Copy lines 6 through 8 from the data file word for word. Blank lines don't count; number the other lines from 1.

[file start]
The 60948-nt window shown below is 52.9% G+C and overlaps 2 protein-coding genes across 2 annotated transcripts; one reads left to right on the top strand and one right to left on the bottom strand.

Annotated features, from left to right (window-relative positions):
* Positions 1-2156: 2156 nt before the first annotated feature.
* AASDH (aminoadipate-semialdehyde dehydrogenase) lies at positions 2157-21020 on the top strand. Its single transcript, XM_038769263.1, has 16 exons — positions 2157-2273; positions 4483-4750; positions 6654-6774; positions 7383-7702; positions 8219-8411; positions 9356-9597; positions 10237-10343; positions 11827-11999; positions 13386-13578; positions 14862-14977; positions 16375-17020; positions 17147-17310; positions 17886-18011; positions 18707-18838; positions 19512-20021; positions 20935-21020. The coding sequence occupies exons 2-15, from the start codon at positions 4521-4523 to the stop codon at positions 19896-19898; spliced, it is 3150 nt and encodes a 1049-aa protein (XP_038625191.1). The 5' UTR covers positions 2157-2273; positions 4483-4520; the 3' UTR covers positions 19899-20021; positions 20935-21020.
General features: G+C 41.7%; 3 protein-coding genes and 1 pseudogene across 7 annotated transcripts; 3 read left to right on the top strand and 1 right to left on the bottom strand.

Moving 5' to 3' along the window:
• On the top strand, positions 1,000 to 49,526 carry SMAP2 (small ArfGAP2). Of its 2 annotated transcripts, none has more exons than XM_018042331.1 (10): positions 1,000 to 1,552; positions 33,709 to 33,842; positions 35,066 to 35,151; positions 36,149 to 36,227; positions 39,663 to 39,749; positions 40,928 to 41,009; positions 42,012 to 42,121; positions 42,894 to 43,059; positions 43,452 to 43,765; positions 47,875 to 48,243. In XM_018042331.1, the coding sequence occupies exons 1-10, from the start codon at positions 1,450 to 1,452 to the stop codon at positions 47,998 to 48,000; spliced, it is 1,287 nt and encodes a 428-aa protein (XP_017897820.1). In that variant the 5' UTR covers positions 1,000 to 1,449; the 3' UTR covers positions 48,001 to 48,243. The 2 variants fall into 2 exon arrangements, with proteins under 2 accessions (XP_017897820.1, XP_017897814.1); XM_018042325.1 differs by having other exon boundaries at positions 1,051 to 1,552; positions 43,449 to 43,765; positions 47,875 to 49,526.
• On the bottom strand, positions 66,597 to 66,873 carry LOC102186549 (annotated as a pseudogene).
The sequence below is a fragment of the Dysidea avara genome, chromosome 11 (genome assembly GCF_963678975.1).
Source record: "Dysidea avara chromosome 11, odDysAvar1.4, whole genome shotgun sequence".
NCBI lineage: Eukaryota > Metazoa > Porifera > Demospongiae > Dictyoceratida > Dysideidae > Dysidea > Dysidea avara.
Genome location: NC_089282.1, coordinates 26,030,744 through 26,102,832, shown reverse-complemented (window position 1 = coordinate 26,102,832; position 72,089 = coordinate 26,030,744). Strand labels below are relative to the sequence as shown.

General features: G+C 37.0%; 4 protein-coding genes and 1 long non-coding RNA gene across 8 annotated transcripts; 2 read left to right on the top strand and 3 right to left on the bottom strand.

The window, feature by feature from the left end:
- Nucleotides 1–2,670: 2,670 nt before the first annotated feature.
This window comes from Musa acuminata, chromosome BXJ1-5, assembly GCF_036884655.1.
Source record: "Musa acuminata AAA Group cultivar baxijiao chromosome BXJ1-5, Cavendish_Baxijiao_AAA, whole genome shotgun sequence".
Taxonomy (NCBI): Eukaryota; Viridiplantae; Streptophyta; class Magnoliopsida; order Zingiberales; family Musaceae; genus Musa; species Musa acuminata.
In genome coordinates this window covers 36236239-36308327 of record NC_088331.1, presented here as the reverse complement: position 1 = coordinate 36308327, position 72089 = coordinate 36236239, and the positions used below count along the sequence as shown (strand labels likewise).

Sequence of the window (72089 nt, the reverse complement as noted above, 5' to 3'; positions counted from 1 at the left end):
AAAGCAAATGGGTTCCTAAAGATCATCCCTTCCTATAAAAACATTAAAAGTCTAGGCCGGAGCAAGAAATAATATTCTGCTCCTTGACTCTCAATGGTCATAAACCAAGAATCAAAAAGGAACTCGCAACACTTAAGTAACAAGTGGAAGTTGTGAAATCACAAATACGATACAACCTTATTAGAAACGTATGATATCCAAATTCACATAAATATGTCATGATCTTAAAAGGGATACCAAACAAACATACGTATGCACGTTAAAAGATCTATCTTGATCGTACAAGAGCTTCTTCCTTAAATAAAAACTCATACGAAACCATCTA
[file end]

Moving 5' to 3' along the window:
• On the top strand, positions 1,000 to 49,526 carry SMAP2 (small ArfGAP2). Of its 2 annotated transcripts, none has more exons than XM_018042331.1 (10): positions 1,000 to 1,552; positions 33,709 to 33,842; positions 35,066 to 35,151; positions 36,149 to 36,227; positions 39,663 to 39,749; positions 40,928 to 41,009; positions 42,012 to 42,121; positions 42,894 to 43,059; positions 43,452 to 43,765; positions 47,875 to 48,243. In XM_018042331.1, the coding sequence occupies exons 1-10, from the start codon at positions 1,450 to 1,452 to the stop codon at positions 47,998 to 48,000; spliced, it is 1,287 nt and encodes a 428-aa protein (XP_017897820.1). In that variant the 5' UTR covers positions 1,000 to 1,449; the 3' UTR covers positions 48,001 to 48,243. The 2 variants fall into 2 exon arrangements, with proteins under 2 accessions (XP_017897820.1, XP_017897814.1); XM_018042325.1 differs by having other exon boundaries at positions 1,051 to 1,552; positions 43,449 to 43,765; positions 47,875 to 49,526.
• On the bottom strand, positions 66,597 to 66,873 carry LOC102186549 (annotated as a pseudogene).